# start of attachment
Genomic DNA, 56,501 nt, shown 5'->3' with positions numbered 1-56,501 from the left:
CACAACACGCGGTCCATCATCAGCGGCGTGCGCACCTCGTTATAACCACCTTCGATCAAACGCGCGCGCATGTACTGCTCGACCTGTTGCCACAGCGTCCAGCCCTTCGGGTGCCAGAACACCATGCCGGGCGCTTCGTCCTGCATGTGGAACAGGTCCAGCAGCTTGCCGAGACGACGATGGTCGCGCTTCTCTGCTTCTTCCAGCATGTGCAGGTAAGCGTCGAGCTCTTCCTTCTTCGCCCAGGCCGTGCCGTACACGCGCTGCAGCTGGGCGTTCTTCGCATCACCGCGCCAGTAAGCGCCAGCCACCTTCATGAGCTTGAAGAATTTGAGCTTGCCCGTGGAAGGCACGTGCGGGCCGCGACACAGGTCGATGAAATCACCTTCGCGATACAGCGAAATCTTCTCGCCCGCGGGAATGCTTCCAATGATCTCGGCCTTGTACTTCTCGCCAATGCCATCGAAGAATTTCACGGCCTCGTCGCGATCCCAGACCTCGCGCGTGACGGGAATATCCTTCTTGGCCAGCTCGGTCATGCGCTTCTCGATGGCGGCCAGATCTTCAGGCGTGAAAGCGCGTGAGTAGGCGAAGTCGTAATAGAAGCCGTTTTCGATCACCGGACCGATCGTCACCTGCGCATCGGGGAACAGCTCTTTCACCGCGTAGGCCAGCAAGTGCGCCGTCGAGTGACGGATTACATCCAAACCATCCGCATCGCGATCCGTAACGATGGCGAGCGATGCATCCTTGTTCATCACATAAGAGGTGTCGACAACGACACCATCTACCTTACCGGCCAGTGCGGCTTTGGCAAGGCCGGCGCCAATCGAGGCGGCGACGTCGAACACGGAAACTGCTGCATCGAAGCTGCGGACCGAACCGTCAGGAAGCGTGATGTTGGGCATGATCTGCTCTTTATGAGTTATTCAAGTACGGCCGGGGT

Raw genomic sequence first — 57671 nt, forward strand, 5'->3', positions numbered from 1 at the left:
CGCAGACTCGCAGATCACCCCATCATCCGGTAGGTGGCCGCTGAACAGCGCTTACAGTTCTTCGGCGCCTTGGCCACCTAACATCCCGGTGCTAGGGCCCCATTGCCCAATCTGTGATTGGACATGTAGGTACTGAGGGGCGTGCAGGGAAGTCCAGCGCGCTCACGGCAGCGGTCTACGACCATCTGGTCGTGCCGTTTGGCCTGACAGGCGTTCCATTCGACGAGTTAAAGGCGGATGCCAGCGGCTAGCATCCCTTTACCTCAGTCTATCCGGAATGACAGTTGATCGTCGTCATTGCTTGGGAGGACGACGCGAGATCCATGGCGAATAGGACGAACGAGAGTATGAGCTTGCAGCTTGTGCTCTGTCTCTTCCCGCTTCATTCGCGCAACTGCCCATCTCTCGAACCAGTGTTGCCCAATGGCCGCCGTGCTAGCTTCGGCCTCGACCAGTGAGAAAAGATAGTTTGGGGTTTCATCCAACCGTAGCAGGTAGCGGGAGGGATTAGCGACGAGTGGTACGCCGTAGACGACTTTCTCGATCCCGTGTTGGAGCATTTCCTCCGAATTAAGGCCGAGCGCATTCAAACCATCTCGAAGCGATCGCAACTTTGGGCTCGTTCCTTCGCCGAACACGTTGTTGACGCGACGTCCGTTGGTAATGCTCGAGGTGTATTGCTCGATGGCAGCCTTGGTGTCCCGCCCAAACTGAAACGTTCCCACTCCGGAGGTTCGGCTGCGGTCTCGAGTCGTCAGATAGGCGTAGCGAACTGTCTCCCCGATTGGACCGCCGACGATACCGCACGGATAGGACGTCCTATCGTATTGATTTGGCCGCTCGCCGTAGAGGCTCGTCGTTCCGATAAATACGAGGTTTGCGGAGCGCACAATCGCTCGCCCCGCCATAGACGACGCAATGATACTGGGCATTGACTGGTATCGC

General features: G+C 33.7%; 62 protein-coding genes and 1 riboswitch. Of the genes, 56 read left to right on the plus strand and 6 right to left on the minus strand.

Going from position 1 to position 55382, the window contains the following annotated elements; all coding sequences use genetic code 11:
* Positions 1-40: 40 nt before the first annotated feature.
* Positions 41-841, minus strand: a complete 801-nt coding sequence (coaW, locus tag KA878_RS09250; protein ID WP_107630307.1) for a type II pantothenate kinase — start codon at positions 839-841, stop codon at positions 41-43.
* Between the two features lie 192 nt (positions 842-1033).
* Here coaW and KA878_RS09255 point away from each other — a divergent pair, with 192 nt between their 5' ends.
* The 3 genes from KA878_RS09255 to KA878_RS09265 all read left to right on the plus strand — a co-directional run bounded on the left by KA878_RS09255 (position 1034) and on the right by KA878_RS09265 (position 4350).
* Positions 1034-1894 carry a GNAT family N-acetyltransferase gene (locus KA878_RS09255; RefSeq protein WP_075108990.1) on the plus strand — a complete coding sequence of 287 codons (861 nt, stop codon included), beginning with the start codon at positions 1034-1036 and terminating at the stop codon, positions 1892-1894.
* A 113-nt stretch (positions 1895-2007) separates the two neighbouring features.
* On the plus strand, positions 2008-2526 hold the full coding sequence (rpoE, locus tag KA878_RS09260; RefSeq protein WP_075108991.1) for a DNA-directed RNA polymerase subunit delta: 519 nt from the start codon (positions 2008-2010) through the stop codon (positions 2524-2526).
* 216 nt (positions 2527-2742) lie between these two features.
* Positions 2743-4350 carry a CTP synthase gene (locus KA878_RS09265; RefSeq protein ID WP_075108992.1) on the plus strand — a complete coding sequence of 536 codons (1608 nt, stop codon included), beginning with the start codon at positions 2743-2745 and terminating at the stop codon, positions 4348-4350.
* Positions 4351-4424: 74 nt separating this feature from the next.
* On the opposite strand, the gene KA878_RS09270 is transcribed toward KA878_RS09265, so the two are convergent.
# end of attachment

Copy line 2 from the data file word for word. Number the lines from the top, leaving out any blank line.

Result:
CACAACACGCGGTCCATCATCAGCGGCGTGCGCACCTCGTTATAACCACCTTCGATCAAACGCGCGCGCATGTACTGCTCGACCTGTTGCCACAGCGTCCAGCCCTTCGGGTGCCAGAACACCATGCCGGGCGCTTCGTCCTGCATGTGGAACAGGTCCAGCAGCTTGCCGAGACGACGATGGTCGCGCTTCTCTGCTTCTTCCAGCATGTGCAGGTAAGCGTCGAGCTCTTCCTTCTTCGCCCAGGCCGTGCCGTACACGCGCTGCAGCTGGGCGTTCTTCGCATCACCGCGCCAGTAAGCGCCAGCCACCTTCATGAGCTTGAAGAATTTGAGCTTGCCCGTGGAAGGCACGTGCGGGCCGCGACACAGGTCGATGAAATCACCTTCGCGATACAGCGAAATCTTCTCGCCCGCGGGAATGCTTCCAATGATCTCGGCCTTGTACTTCTCGCCAATGCCATCGAAGAATTTCACGGCCTCGTCGCGATCCCAGACCTCGCGCGTGACGGGAATATCCTTCTTGGCCAGCTCGGTCATGCGCTTCTCGATGGCGGCCAGATCTTCAGGCGTGAAAGCGCGTGAGTAGGCGAAGTCGTAATAGAAGCCGTTTTCGATCACCGGACCGATCGTCACCTGCGCATCGGGGAACAGCTCTTTCACCGCGTAGGCCAGCAAGTGCGCCGTCGAGTGACGGATTACATCCAAACCATCCGCATCGCGATCCGTAACGATGGCGAGCGATGCATCCTTGTTCATCACATAAGAGGTGTCGACAACGACACCATCTACCTTACCGGCCAGTGCGGCTTTGGCAAGGCCGGCGCCAATCGAGGCGGCGACGTCGAACACGGAAACTGCTGCATCGAAGCTGCGGACCGAACCGTCAGGAAGCGTGATGTTGGGCATGATCTGCTCTTTATGAGTTATTCAAGTACGGCCGGGGT